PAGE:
TH recently was enjoying himself immensely in a game room along with a few of his cousins, playing ping-pong. He was excited, so doing his usual excited moves, along with the loud voice and grimacing that mark "Excited TH." Also present was a group of about four boys, all tweeny in age. Something about TH--and I wasn't there, so I can't even say what exactly that something might have been--tipped off at least the oldest boy to the idea that here was a soft target to mock. So, he mocked my son. My brother-in-law was there, too, but the boy at the time did not understand that the two were connected in any way.
This boy did his mockery not to my son's face but behind his back. He began to clap in a way that's difficult to describe in words, but that was meant to get across the clapping of someone with intellectual disabilities. Unfortunately for the boy, TH's uncle was there, and this uncle--my brother-in-law--stepped in and handled this little dipshit in exactly the right way. Fortunately for said tween dipshit, I was not there to step in because had I been, I'm afraid there would have been more than stepping involved.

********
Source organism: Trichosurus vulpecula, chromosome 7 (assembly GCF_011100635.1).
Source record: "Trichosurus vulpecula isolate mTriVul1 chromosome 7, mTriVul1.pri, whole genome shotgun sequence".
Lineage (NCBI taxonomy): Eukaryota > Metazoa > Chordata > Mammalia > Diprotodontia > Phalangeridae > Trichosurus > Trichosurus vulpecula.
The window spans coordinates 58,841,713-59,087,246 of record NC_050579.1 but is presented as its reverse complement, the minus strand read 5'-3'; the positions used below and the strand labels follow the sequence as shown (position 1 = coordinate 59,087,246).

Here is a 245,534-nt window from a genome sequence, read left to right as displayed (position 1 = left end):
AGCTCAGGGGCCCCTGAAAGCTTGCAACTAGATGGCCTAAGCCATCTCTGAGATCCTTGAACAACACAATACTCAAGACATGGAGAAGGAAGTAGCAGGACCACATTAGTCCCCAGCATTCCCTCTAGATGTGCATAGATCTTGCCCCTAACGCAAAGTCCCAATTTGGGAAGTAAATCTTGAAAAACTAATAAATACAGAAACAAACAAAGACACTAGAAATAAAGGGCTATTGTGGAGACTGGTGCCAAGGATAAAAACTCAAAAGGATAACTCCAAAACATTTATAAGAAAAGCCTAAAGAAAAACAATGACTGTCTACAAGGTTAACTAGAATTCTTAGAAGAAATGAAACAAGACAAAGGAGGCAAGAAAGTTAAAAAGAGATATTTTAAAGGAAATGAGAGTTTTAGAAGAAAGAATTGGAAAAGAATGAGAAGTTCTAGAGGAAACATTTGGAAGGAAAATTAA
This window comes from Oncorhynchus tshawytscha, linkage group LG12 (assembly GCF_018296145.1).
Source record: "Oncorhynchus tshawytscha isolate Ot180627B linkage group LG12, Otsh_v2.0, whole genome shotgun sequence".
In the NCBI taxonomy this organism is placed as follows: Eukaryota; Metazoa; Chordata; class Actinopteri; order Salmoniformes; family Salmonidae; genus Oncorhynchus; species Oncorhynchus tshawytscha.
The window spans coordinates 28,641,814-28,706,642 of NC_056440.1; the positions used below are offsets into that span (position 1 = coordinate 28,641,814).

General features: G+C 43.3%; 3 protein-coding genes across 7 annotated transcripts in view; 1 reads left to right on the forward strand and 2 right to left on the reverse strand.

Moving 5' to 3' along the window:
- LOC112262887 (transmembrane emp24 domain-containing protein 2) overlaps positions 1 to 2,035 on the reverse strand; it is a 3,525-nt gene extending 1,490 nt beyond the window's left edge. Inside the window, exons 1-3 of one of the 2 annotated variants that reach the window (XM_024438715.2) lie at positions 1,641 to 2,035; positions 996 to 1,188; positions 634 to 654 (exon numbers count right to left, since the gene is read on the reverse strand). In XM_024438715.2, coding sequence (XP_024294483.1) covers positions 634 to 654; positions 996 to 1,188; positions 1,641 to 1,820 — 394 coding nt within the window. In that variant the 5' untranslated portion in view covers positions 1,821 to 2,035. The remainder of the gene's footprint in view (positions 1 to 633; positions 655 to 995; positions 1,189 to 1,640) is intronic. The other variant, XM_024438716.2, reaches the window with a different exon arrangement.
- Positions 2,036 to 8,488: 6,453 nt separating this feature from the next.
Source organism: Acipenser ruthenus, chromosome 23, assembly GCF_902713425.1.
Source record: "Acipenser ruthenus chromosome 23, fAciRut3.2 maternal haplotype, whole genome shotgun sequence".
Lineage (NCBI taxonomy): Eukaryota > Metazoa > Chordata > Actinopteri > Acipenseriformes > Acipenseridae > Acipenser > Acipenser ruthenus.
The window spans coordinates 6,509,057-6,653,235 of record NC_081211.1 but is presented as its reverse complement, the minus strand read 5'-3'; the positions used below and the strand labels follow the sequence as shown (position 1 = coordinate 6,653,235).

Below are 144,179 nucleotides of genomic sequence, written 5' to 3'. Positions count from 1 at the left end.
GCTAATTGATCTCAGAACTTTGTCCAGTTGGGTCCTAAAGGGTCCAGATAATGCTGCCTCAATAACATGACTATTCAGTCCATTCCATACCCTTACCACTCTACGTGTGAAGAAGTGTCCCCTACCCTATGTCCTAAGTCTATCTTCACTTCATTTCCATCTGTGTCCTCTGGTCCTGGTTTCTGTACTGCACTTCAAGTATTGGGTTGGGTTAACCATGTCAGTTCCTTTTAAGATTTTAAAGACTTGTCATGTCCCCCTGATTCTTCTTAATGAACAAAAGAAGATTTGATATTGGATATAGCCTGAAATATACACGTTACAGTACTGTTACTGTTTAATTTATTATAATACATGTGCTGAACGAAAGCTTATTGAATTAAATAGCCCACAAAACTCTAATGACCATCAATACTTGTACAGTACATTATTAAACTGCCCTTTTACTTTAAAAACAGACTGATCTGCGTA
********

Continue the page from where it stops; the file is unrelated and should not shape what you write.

In fact, I'm still so angry about it that I'm having trouble sorting out my feelings. I stand by my son. I think he's great, but I know that he still has autism. Why does it surprise me that some little bastard of a tween would detect my son's differences and decide to mock them in that way? Had I decided, in the comfort of family and friends and familiar places, that we'd somehow all gotten past such possibilities, such teasing and mocking and purposely leading on the gullible autistic kid?
The boy in question, the tween, was not a nice child. He perpetrated some other offenses later, and at one point locked eyes with the Viking for no apparent reason and, in the Viking's words, tried to stare him down "like a felon." I know that not every child is like this, but there are more of this little twit out there, and those little twits grow up to be big twits, otherwise known as assholes.
Sure, we can live out the day-to-day existence with acceptance all around us from people who know our son. But someday, that little tweeny future felon's going to be a teen, a young adult. He's not the only one in the world, and he locked onto my son and his differences with the sensitivity of a submarine radar. My brother-in-law was there to stop it. But deluded as I've been about how my son comes across to strangers, I can be deluded no more. What happens when children like mine, the ones who often can "pass," who are not candidates for specialized living facilities, encounter the assholes of the world outside the protection of those who love them?